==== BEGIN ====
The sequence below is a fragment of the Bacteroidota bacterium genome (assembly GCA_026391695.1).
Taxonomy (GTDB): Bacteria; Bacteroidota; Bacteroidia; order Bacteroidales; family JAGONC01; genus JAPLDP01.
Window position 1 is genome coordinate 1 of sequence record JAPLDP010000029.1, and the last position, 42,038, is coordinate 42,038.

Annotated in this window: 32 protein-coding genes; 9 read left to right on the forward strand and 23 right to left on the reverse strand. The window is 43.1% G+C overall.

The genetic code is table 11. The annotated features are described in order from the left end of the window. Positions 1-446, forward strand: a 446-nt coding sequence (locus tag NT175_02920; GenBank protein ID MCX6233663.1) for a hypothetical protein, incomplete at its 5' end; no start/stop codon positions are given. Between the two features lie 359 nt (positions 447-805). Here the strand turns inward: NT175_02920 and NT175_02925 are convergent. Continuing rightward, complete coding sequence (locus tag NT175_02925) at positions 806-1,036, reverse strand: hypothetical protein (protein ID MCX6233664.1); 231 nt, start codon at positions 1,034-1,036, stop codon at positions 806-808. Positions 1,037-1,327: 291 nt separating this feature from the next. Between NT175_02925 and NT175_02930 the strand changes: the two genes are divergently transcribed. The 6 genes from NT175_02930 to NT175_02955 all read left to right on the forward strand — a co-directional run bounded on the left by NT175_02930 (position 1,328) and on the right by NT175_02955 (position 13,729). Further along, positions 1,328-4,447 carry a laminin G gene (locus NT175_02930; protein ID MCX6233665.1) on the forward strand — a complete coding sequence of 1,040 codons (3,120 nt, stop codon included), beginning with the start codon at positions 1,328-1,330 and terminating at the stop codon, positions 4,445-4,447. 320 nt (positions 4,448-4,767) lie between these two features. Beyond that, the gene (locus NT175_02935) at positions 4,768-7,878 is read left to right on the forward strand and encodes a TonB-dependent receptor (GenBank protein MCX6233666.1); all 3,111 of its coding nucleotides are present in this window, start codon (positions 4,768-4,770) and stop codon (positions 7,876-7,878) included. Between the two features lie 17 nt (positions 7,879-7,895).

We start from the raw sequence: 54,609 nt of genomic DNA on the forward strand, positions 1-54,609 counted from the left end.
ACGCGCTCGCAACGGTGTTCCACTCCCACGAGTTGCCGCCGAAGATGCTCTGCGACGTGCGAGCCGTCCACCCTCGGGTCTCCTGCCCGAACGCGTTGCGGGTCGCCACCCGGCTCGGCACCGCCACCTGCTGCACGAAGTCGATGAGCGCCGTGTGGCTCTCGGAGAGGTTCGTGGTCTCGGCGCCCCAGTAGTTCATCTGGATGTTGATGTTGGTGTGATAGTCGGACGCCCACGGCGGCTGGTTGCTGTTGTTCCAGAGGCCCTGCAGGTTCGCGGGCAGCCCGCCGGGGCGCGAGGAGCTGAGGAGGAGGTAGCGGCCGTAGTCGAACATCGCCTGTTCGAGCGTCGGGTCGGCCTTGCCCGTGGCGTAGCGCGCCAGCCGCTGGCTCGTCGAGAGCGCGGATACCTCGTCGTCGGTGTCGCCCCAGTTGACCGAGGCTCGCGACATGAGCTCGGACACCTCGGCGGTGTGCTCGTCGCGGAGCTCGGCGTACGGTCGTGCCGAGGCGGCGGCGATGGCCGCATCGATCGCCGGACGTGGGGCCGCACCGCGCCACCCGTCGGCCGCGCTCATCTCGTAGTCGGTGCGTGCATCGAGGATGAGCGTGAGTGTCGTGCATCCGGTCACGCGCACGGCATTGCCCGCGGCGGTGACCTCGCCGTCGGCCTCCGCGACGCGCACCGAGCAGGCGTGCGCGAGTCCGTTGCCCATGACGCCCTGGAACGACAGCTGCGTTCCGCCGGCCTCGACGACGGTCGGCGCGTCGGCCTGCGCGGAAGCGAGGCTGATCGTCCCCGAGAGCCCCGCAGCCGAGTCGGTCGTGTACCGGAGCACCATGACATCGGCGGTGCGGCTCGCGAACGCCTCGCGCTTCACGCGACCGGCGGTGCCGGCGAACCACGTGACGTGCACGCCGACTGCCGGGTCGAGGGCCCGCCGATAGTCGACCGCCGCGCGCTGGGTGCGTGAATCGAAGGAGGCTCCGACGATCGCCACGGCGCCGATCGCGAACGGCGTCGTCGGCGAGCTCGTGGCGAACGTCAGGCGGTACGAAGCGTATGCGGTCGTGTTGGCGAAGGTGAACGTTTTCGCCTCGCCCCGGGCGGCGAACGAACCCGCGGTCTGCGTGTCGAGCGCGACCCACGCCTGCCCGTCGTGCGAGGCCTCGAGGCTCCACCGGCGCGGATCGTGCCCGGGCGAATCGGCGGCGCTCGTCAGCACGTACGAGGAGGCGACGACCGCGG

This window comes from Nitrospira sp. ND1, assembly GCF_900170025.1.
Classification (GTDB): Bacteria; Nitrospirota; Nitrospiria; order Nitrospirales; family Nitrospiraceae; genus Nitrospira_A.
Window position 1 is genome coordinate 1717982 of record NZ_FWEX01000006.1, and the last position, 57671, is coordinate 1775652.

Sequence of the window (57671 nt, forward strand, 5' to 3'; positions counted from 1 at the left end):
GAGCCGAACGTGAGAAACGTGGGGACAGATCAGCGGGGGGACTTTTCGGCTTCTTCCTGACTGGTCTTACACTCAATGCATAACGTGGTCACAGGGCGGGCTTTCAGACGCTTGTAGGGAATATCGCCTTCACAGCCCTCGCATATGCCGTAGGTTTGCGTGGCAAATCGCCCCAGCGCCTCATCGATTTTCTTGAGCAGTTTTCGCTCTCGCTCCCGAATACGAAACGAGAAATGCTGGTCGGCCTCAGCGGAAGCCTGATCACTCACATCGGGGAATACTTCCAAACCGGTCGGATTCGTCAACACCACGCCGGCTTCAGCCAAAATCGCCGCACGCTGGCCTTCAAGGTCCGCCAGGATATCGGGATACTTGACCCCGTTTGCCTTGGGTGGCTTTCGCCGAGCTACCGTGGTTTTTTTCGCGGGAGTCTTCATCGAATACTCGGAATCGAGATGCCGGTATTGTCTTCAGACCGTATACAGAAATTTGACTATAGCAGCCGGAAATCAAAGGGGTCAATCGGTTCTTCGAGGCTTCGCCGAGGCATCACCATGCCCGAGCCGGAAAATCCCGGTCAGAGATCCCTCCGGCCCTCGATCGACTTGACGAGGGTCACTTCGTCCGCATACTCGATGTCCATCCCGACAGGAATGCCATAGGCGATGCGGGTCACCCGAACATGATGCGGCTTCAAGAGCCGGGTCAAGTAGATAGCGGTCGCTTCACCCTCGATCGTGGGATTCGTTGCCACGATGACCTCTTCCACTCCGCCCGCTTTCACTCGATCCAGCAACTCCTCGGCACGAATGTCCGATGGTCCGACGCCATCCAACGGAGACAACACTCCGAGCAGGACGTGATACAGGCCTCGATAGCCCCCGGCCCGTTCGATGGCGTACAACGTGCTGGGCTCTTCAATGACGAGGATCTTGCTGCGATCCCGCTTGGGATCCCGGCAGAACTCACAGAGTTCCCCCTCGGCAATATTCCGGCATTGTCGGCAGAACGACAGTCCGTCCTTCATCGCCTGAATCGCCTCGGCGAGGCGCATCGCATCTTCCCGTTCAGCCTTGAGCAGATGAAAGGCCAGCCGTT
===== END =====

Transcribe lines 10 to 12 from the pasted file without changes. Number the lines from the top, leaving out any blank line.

Window position 1 is genome coordinate 1717982 of record NZ_FWEX01000006.1, and the last position, 57671, is coordinate 1775652.

Sequence of the window (57671 nt, forward strand, 5' to 3'; positions counted from 1 at the left end):
GAGCCGAACGTGAGAAACGTGGGGACAGATCAGCGGGGGGACTTTTCGGCTTCTTCCTGACTGGTCTTACACTCAATGCATAACGTGGTCACAGGGCGGGCTTTCAGACGCTTGTAGGGAATATCGCCTTCACAGCCCTCGCATATGCCGTAGGTTTGCGTGGCAAATCGCCCCAGCGCCTCATCGATTTTCTTGAGCAGTTTTCGCTCTCGCTCCCGAATACGAAACGAGAAATGCTGGTCGGCCTCAGCGGAAGCCTGATCACTCACATCGGGGAATACTTCCAAACCGGTCGGATTCGTCAACACCACGCCGGCTTCAGCCAAAATCGCCGCACGCTGGCCTTCAAGGTCCGCCAGGATATCGGGATACTTGACCCCGTTTGCCTTGGGTGGCTTTCGCCGAGCTACCGTGGTTTTTTTCGCGGGAGTCTTCATCGAATACTCGGAATCGAGATGCCGGTATTGTCTTCAGACCGTATACAGAAATTTGACTATAGCAGCCGGAAATCAAAGGGGTCAATCGGTTCTTCGAGGCTTCGCCGAGGCATCACCATGCCCGAGCCGGAAAATCCCGGTCAGAGATCCCTCCGGCCCTCGATCGACTTGACGAGGGTCACTTCGTCCGCATACTCGATGTCCATCCCGACAGGAATGCCATAGGCGATGCGGGTCACCCGAACATGATGCGGCTTCAAGAGCCGGGTCAAGTAGATAGCGGTCGCTTCACCCTCGATCGTGGGATTCGTTGCCACGATGACCTCTTCCACTCCGCCCGCTTTCACTCGATCCAGCAACTCCTCGGCACGAATGTCCGATGGTCCGACGCCATCCAACGGAGACAACACTCCGAGCAGGACGTGATACAGGCCTCGATAGCCCCCGGCCCGTTCGATGGCGTACAACGTGCTGGGCTCTTCAATGACGAGGATCTTGCTGCGATCCCGCTTGGGATCCCGGCAGAACTCACAGAGTTCCCCCTCGGCAATATTCCGGCATTGTCGGCAGAACGACAGTCCGTCCTTCATCGCCTGAATCGCCTCGGCGAGGCGCATCGCATCTTCCCGTTCAGCCTTGAGCAGATGAAAGGCCAGCCGTT